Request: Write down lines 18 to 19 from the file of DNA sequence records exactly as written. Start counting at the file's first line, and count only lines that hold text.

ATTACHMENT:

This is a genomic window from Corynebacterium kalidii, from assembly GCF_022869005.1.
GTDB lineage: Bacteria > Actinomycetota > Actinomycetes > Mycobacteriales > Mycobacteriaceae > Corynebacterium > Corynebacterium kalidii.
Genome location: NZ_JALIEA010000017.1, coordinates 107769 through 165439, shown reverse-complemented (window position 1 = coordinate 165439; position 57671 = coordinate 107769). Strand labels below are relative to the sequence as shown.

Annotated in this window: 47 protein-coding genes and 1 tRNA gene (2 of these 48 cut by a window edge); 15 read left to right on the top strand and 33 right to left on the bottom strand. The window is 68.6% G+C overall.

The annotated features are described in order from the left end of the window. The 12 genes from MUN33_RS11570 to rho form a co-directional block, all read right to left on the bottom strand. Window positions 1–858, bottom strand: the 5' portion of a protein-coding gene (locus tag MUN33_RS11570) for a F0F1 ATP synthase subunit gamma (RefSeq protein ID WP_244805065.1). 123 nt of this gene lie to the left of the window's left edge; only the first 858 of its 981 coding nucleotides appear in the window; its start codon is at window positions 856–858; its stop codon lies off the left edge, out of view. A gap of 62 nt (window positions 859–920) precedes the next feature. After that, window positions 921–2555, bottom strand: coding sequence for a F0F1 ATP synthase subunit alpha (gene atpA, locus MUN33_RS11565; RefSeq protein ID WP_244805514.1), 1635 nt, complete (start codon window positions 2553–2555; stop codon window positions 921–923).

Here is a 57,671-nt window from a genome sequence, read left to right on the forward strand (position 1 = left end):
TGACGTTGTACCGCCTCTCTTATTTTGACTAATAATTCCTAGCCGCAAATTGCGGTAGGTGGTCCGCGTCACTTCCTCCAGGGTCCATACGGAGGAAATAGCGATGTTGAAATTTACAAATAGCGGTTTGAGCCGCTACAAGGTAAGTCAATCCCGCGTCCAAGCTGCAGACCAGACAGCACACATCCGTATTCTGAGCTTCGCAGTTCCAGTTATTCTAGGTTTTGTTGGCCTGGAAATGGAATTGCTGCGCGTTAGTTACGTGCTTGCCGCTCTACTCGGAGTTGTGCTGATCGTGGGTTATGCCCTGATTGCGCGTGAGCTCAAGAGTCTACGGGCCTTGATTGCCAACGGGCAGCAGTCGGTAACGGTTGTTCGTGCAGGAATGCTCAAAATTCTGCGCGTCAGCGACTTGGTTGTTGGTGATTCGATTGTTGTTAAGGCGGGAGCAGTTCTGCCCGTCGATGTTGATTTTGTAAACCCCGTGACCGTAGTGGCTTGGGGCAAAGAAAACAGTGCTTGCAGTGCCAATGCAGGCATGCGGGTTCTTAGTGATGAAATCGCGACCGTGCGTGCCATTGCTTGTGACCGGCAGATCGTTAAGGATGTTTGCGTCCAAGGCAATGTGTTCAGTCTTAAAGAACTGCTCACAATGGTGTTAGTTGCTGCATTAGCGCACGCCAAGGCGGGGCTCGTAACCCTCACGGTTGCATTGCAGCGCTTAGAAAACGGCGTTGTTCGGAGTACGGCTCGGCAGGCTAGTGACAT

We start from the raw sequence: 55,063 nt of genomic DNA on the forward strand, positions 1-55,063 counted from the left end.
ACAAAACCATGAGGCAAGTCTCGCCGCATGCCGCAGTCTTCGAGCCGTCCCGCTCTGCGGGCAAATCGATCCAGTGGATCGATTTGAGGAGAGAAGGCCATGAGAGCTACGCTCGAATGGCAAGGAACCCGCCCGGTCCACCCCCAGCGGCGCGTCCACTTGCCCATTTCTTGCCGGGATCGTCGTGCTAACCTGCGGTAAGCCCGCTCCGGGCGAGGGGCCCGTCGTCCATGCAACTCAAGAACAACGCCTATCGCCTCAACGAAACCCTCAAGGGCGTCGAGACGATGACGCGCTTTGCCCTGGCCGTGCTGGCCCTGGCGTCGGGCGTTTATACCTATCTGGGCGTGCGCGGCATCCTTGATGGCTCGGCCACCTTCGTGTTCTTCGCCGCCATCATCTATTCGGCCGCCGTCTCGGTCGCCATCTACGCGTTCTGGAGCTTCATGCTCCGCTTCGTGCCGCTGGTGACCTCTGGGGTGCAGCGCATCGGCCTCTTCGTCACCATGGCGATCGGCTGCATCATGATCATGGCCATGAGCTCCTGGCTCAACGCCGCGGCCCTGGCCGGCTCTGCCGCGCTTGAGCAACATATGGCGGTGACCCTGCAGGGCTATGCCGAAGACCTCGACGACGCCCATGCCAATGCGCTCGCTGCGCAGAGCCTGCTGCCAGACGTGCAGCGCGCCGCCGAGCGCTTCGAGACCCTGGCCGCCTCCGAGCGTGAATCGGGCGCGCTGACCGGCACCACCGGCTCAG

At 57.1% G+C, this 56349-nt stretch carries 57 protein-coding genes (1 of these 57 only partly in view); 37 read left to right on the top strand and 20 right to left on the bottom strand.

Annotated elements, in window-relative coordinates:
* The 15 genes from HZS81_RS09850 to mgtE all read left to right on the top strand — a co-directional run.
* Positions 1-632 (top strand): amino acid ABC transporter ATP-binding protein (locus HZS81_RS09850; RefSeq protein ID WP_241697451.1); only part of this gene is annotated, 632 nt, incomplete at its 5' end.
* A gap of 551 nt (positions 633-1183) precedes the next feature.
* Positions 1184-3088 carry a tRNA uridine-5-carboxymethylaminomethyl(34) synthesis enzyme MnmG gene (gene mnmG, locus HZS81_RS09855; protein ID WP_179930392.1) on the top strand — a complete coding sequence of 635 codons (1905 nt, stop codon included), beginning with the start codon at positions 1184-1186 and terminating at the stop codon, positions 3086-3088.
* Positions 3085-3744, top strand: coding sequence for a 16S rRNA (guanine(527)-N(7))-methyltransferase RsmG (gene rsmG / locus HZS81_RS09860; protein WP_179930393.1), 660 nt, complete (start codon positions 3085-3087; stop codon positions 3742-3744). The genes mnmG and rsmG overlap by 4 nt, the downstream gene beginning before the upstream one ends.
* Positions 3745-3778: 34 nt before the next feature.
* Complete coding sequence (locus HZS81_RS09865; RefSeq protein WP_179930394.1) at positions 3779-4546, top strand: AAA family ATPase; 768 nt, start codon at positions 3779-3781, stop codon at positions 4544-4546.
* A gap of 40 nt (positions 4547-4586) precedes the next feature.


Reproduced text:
* Complete coding sequence (locus HZS81_RS09865; RefSeq protein WP_179930394.1) at positions 3779-4546, top strand: AAA family ATPase; 768 nt, start codon at positions 3779-3781, stop codon at positions 4544-4546.
* A gap of 40 nt (positions 4547-4586) precedes the next feature.